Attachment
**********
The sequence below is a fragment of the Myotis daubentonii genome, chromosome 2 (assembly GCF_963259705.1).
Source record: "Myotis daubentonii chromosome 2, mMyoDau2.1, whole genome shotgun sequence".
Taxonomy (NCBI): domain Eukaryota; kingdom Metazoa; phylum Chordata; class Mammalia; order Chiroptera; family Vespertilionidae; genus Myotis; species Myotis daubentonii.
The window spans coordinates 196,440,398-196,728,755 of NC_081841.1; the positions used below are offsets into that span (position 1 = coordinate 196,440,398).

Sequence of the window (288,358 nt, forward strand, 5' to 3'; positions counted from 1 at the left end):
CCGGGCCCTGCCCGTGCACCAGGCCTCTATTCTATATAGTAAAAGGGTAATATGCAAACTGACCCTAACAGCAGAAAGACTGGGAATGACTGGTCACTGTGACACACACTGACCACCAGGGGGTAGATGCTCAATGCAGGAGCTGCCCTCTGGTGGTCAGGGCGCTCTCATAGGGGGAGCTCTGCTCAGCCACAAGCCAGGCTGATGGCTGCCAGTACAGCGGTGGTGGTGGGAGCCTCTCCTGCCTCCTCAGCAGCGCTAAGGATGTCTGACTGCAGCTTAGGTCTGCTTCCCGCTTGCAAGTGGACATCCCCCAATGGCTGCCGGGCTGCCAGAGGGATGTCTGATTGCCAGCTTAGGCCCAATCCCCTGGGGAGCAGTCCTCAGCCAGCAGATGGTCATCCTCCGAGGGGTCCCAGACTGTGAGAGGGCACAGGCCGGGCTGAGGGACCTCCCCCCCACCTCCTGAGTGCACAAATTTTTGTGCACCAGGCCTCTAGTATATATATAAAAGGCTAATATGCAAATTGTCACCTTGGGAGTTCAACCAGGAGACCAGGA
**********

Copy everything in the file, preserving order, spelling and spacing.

The sequence below is a fragment of the Myotis daubentonii genome, chromosome 2 (assembly GCF_963259705.1).
Source record: "Myotis daubentonii chromosome 2, mMyoDau2.1, whole genome shotgun sequence".
Taxonomy (NCBI): domain Eukaryota; kingdom Metazoa; phylum Chordata; class Mammalia; order Chiroptera; family Vespertilionidae; genus Myotis; species Myotis daubentonii.
The window spans coordinates 196,440,398-196,728,755 of NC_081841.1; the positions used below are offsets into that span (position 1 = coordinate 196,440,398).

Sequence of the window (288,358 nt, forward strand, 5' to 3'; positions counted from 1 at the left end):
CCGGGCCCTGCCCGTGCACCAGGCCTCTATTCTATATAGTAAAAGGGTAATATGCAAACTGACCCTAACAGCAGAAAGACTGGGAATGACTGGTCACTGTGACACACACTGACCACCAGGGGGTAGATGCTCAATGCAGGAGCTGCCCTCTGGTGGTCAGGGCGCTCTCATAGGGGGAGCTCTGCTCAGCCACAAGCCAGGCTGATGGCTGCCAGTACAGCGGTGGTGGTGGGAGCCTCTCCTGCCTCCTCAGCAGCGCTAAGGATGTCTGACTGCAGCTTAGGTCTGCTTCCCGCTTGCAAGTGGACATCCCCCAATGGCTGCCGGGCTGCCAGAGGGATGTCTGATTGCCAGCTTAGGCCCAATCCCCTGGGGAGCAGTCCTCAGCCAGCAGATGGTCATCCTCCGAGGGGTCCCAGACTGTGAGAGGGCACAGGCCGGGCTGAGGGACCTCCCCCCCACCTCCTGAGTGCACAAATTTTTGTGCACCAGGCCTCTAGTATATATATAAAAGGCTAATATGCAAATTGTCACCTTGGGAGTTCAACCAGGAGACCAGGA